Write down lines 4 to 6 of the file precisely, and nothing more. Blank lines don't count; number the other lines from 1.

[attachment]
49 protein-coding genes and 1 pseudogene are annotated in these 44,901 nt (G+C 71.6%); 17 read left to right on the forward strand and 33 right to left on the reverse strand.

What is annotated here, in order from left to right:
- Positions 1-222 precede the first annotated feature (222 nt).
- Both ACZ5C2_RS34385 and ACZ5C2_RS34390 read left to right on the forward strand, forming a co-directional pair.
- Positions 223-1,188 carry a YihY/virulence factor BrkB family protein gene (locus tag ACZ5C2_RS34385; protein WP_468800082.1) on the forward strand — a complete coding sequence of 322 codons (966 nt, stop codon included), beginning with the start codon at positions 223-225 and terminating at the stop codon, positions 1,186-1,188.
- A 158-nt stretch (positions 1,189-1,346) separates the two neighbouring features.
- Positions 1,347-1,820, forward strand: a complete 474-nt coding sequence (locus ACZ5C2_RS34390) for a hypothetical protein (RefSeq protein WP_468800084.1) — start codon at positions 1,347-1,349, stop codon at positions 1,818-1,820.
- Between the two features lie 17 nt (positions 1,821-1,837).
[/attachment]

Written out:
- Both ACZ5C2_RS34385 and ACZ5C2_RS34390 read left to right on the forward strand, forming a co-directional pair.
- Positions 223-1,188 carry a YihY/virulence factor BrkB family protein gene (locus tag ACZ5C2_RS34385; protein WP_468800082.1) on the forward strand — a complete coding sequence of 322 codons (966 nt, stop codon included), beginning with the start codon at positions 223-225 and terminating at the stop codon, positions 1,186-1,188.
- A 158-nt stretch (positions 1,189-1,346) separates the two neighbouring features.